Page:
Batches let you run multiple renders in a sequence automatically. These render jobs can use different scenes and settings that override the ones set in the scene.
Simply add and setup some render jobs, then click the
button to run the batch.
- Start by adding a new render job (click the + button in the batch panel)
- Give it a name by changing the
nameproperty or double-clicking it’s name in the list
- Select a scene to render, if you leave it blank it will use the current one
- Optionally select a camera or specific view layer to use
- Set an output path for your job. This path must be different from other jobs, if you leave it blank the path set in the output panel will be used. Remember you can’t have two jobs with the same path though.
- Optionally set custom overrides for the job. See the
Custom Overridessection to learn more.
- Repeat for each render job you want to include
- Optionally set batch settings by clicking the triangle icon next to the start button
- Click the
Start batchbutton to start the batch rendering
- Kick back and relax :)
Render+ will switch to “Running Mode”. In this mode the job currently rendering will be automatically selected in the list and you will be able to see it’s progress and status below. You can click the X button to cancel that specific render job.
When the batch is finished the title of the panel will change to “Finished”. You can then select jobs again and check their finished and render times. When you want to go back to normal click the “close” button.
Under the hood¶
Render+ uses a small python application in the background called the Batch Server to manage renderjobs. The batch server communicates with the Render+ addon through a port via http. The addon takes care of starting the server, starting the batch, querying it’s status, and shutting down the server once the batch is done.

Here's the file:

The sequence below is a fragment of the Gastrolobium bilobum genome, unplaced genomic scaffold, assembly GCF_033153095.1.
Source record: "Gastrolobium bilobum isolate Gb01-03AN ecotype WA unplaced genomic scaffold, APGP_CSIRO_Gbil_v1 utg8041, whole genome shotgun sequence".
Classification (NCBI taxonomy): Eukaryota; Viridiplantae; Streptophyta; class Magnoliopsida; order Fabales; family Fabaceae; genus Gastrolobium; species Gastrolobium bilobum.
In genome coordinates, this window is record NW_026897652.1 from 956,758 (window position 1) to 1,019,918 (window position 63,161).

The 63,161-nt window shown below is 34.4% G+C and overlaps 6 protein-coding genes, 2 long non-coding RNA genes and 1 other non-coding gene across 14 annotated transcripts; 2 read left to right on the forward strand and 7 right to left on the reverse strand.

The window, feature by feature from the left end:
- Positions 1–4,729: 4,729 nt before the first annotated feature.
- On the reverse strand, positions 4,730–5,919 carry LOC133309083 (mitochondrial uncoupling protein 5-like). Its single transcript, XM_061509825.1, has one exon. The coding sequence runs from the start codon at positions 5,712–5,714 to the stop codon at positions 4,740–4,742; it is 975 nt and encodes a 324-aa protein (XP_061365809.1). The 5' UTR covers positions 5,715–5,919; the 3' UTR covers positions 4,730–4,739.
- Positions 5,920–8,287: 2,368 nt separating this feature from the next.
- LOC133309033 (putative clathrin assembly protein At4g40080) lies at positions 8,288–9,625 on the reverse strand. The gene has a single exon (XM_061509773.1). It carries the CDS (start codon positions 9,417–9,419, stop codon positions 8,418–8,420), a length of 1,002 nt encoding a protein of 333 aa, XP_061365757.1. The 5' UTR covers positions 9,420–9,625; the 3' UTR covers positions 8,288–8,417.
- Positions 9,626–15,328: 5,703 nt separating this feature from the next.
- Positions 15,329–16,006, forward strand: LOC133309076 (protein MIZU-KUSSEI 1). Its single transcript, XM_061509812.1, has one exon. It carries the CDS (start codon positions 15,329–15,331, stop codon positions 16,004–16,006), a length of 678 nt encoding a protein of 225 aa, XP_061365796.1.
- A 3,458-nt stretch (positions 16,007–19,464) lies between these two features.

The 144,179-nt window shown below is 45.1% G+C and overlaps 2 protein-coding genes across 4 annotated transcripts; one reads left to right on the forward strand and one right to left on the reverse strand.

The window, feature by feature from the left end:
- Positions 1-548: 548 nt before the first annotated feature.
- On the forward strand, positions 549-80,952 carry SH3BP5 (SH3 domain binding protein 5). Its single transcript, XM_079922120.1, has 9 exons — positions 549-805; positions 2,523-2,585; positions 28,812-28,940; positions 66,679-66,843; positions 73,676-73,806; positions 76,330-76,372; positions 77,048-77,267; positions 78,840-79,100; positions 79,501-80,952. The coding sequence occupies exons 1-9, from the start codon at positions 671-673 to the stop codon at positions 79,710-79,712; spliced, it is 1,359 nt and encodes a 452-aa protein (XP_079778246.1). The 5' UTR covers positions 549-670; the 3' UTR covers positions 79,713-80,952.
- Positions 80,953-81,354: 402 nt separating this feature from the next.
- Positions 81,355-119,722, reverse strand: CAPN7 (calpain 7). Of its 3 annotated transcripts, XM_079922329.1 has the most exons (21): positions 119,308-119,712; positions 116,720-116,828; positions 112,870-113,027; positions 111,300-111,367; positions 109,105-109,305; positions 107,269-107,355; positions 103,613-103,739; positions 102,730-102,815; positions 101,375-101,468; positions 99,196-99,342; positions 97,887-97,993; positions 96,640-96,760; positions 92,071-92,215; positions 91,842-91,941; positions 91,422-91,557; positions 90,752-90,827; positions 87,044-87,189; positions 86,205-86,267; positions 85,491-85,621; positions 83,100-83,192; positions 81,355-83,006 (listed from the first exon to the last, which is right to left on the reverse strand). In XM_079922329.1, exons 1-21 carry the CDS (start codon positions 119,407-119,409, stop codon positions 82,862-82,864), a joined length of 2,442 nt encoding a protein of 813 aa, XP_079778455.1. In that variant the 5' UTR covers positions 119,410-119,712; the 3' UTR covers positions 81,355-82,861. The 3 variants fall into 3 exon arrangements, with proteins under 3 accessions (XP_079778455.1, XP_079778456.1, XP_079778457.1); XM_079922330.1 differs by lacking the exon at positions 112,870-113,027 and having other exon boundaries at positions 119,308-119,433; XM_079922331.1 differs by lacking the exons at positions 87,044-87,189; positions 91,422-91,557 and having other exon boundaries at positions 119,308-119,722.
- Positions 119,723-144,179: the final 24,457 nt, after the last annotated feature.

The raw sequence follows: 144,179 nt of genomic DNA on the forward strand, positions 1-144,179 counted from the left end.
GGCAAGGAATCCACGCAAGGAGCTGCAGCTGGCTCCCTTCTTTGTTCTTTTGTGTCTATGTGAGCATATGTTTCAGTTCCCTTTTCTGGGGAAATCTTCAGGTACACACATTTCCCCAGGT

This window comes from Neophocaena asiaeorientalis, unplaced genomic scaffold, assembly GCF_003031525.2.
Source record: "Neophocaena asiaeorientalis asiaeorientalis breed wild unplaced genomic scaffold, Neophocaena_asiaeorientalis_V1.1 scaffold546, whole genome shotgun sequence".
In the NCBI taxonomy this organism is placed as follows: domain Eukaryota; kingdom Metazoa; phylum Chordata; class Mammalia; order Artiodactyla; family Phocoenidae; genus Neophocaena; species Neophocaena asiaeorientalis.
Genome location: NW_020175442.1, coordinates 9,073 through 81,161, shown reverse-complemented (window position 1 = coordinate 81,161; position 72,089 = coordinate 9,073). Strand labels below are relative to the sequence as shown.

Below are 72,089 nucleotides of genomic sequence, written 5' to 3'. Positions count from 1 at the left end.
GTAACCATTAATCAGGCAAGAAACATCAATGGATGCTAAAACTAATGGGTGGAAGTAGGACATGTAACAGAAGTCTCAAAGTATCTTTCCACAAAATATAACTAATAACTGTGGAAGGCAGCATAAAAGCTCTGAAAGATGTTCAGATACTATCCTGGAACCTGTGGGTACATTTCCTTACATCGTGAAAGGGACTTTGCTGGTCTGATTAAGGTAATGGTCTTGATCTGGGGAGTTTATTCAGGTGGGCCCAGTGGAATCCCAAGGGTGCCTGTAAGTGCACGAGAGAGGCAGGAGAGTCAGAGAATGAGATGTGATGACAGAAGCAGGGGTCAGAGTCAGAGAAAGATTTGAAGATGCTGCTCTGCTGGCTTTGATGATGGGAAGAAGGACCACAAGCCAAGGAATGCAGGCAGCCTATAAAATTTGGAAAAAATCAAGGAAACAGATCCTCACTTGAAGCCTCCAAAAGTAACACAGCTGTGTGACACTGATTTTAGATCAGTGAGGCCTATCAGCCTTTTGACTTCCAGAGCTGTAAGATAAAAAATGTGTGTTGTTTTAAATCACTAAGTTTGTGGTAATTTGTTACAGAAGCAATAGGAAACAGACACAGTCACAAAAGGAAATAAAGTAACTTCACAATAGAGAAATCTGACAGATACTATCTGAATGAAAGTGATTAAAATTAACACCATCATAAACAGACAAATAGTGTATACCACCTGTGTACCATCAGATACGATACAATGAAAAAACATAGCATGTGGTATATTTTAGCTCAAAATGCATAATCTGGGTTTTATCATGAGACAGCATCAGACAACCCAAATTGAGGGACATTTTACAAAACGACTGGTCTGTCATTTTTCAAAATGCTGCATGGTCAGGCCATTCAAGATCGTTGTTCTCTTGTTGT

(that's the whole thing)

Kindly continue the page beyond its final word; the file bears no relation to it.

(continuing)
The batch server is queried every 2 seconds (by default) when running a batch. You can change this via the preferences.
Render+ uses the port 7777 by default. If you are having trouble starting batches, make sure you are not running another program that uses that port at the same time. You can also change the port number in the addon preferences.
Render job tabs¶
|Name||An identifier for this render job|
|Scene||Scene to use|
|Camera||Camera to use (leave blank to use the current active camera)|
|World||World to use (leave blank to use the current active world)|
|View Layer||Use only a specific view layer (leave blank to use all enabled)|
|Animation||Render an animation instead of a still image|
|Custom Frame||Render a specific frame (for stills)|
|Frame Range||Render a specific frame range (for animations)|